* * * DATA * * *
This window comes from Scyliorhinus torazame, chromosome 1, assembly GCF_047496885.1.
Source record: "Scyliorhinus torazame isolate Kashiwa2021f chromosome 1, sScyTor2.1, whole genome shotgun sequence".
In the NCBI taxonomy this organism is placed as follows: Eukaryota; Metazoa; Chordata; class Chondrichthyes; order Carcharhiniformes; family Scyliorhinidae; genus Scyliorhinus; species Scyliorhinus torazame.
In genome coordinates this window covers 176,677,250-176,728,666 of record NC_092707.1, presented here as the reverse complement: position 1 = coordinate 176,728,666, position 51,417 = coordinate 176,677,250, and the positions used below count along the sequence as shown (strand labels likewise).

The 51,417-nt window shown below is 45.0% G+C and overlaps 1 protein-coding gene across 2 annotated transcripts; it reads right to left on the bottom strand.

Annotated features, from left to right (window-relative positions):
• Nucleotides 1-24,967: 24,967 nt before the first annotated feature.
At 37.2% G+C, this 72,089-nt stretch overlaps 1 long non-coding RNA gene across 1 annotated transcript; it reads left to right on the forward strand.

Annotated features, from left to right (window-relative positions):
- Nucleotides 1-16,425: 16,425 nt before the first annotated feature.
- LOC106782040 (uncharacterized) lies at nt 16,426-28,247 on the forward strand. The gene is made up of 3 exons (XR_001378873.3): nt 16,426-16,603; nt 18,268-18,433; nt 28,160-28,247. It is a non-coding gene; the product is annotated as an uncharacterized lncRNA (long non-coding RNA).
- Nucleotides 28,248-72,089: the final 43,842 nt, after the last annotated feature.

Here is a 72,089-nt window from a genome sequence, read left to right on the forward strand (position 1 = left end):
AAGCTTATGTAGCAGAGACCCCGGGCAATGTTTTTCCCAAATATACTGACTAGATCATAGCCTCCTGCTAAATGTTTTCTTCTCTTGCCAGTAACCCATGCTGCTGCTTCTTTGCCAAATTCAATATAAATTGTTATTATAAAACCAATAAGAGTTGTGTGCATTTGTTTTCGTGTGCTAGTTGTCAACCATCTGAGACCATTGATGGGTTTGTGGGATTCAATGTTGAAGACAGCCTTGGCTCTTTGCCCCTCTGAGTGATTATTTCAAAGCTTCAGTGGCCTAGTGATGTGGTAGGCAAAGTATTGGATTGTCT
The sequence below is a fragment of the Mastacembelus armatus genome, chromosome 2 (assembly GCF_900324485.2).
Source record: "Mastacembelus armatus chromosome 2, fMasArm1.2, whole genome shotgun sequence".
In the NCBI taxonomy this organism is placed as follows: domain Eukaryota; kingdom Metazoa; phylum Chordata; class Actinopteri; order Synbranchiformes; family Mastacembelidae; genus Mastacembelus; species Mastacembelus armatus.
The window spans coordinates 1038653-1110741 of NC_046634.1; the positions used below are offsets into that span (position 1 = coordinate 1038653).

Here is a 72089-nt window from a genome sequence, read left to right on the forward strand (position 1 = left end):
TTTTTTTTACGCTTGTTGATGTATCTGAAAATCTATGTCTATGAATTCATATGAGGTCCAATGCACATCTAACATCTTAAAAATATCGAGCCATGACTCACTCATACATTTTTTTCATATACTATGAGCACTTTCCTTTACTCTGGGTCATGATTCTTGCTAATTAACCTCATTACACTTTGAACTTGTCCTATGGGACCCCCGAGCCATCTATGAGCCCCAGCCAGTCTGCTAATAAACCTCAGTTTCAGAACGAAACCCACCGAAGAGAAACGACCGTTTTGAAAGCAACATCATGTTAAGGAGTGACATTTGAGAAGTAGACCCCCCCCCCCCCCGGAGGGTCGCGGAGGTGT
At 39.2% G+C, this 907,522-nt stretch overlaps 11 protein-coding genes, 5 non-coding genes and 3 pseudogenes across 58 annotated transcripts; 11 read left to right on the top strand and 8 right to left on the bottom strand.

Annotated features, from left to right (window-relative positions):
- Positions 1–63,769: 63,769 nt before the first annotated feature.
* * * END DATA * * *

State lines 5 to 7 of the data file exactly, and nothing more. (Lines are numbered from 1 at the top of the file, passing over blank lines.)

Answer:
The 51,417-nt window shown below is 45.0% G+C and overlaps 1 protein-coding gene across 2 annotated transcripts; it reads right to left on the bottom strand.

Annotated features, from left to right (window-relative positions):
• Nucleotides 1-24,967: 24,967 nt before the first annotated feature.